# Inifinite potential barrier problem

(modified this to reflect a better understanding)

Stationary solutions to the wave equation mean that if I calculate <x> I will get a value independent of time. For a potential defined as V(x) =0 from x = 0 to a and infinite outside that range of x, the lowest energy solution is Psi(x,0) = A sin (pi x / a). I can do the
math and show that <x> = a/2 for this solution.

Now classically we know that a particle of energy greater than 0 will oscillate between the two boundaries. So any physical solution to PSI(x,t) must give such a solution. I am trying to show this for the simple case of PSI(x,t) = A sin(pi x/a) exp(-iwt) + Asin(2pi x/a)exp(-i2wt). I have 2 questions.

1. I am correct in expecting that |PSI(x,t)|^2 is still a stationary value? My book suggests it is time varying but I don't believe it.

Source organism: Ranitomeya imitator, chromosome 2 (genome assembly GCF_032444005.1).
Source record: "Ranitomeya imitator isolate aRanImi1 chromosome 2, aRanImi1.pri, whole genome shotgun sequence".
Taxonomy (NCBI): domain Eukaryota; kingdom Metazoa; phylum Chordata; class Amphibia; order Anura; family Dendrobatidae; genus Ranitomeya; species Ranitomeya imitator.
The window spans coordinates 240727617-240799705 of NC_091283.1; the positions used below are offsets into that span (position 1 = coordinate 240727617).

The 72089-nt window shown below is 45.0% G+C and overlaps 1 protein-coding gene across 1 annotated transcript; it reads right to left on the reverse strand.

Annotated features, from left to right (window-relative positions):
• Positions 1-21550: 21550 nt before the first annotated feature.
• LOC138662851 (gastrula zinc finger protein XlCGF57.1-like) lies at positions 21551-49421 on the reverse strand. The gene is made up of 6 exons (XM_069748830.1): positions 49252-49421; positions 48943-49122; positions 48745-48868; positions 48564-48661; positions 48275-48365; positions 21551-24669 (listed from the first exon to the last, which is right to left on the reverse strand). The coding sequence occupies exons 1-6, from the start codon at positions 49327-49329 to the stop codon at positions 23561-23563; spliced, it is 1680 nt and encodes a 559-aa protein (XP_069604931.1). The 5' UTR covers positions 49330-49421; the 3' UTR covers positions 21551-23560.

2. When I form <x> for this wave function, I multiply by its complex conjugate and do the integral. The 'crossterms' have the time dependence and I get <x> = a * (0.5 - 0.18 * cos (3wt) ). This was
not exactly what I expected but when I graphed |PSI(x,0)|^2 it seems
reasonable. <x> = 0.32 a at t =0, and peak of |PSI(x,0)|^2 is 0.30.

3. When I calc. <H> = 5/2 * pi * pi * hbar *hbar / (2ma2

When I add up E1 + E2 for the eigenstates i get twice the value I calculated above. That seems strange to me but I can't find any faults in the math. Does anyone know if <H> is *not* supposed to equal E1 + E2?

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Hi mmwave!

1. The new state is not stationary. The book is right. Actually, any time-dependent state can be written as a sum of stationary states.